During the exhibition in Armstrong earlier this month, I was one of 12 people manning a booth with information about the upcoming federal election. I did so as an organizer for the Dogwood Initiative, which sponsored the booth, and a member of Renewing Democracy through Cooperation. Both groups are not affiliated with any party, focussing on issues important to us including: improving democracy, having more local decision-making power over projects which affect the environment, improving relations with First Nations, restoring Canada’s social safety net, and dealing with climate change.
We gave out information about the Dogwood questionnaire for B.C. candidates (votebc.ca). All of the local candidates had completed it except the Conservative, Mel Arnold. This is line with the rest of the province with only 1 of 42 Conservatives filling out the questionnaire; almost all candidates for the other three parties did so. Many passersby were puzzled or dismayed by the Conservatives’ lack of openness.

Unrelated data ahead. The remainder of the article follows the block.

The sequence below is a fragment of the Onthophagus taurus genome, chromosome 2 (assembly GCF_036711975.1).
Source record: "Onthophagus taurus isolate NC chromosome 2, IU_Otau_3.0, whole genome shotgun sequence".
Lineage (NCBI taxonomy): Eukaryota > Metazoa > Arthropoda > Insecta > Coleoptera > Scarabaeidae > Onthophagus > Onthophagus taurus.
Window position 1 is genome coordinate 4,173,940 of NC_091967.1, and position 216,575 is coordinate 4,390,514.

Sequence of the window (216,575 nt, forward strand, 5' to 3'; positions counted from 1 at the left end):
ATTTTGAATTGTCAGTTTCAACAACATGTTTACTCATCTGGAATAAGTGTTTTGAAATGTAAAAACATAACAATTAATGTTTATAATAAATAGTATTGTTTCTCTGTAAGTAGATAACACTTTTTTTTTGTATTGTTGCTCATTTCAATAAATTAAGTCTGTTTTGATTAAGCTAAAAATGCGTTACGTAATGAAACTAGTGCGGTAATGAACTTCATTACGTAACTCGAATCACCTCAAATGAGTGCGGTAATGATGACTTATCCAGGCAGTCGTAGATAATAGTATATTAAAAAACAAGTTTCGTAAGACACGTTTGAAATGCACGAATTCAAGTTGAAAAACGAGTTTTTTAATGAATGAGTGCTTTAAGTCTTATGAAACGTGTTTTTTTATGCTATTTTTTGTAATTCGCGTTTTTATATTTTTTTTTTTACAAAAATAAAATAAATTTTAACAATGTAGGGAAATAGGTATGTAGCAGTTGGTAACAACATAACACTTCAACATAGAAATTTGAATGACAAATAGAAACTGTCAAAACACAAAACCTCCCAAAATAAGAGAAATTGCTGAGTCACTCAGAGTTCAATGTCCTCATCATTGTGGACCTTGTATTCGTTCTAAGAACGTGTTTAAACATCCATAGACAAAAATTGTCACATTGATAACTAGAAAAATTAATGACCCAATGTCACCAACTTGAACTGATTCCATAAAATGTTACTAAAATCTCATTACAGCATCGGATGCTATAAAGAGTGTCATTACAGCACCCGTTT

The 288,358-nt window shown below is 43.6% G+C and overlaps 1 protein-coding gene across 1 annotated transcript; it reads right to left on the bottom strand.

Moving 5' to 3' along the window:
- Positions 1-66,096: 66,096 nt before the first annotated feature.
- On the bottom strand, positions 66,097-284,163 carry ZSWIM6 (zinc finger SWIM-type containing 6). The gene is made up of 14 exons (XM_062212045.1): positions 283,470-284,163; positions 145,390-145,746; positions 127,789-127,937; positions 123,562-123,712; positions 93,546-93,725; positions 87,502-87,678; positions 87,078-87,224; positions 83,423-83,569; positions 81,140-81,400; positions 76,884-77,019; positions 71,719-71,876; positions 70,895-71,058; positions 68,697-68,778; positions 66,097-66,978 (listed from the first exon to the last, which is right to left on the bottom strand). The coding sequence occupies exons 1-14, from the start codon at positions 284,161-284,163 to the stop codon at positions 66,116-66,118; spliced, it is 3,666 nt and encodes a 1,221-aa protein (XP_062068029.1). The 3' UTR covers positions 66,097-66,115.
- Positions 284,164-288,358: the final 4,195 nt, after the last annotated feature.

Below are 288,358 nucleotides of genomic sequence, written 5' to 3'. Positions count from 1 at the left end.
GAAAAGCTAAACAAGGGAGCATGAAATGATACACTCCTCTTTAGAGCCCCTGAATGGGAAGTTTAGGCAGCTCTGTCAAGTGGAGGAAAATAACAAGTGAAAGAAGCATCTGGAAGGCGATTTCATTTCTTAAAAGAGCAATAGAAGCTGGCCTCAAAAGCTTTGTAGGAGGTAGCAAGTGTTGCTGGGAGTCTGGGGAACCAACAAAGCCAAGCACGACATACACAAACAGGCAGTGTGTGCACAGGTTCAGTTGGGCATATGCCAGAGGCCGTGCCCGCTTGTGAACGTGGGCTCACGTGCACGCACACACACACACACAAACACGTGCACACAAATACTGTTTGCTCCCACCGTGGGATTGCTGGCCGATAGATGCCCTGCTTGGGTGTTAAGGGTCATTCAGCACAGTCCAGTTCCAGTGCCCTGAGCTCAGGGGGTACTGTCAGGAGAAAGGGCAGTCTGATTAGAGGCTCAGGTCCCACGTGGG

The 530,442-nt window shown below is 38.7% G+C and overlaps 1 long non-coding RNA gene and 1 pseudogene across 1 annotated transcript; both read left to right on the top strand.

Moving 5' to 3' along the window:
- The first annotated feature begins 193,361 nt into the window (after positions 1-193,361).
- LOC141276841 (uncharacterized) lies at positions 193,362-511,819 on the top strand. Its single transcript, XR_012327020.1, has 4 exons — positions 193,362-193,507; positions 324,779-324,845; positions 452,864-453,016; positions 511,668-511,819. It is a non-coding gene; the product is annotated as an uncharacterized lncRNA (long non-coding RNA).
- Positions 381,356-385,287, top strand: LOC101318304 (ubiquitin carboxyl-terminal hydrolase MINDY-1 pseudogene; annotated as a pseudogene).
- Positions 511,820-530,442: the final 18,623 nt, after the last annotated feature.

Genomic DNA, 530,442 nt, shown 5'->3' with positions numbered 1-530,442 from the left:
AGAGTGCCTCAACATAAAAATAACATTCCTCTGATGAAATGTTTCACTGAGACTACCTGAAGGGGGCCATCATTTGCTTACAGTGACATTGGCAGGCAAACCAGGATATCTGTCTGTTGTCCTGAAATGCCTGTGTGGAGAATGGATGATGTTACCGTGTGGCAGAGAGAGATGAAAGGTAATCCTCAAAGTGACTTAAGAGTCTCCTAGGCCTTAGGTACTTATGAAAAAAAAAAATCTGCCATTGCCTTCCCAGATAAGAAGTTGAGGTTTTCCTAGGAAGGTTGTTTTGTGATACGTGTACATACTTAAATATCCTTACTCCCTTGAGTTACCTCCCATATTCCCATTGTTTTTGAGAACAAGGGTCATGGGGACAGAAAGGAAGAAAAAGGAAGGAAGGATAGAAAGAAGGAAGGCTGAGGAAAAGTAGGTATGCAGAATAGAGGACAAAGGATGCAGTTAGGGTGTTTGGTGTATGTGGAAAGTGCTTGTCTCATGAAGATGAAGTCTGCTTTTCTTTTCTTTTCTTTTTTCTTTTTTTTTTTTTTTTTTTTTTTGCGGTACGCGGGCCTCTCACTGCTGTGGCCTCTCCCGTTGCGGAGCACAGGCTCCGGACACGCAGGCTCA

We encourage everyone to see if they are registered and, if not, to register online (www.elections.ca). We were struck by both the degree of uncertainty of voting intentions, and the willingness of voters to consider voting for parties for whom they had never before voted.
We carried out an informal poll, where passersby were encouraged to vote with a spoonful of water in the jar of the party of their choice. We performed the exercise three times over the course of the IPE. In the first result, the Conservatives narrowly beat out the NDP. In the second and third polls, the NDP came out ahead. It’s not a scientific poll, but an indication of the mood of the people who came up to speak with us at the IPE.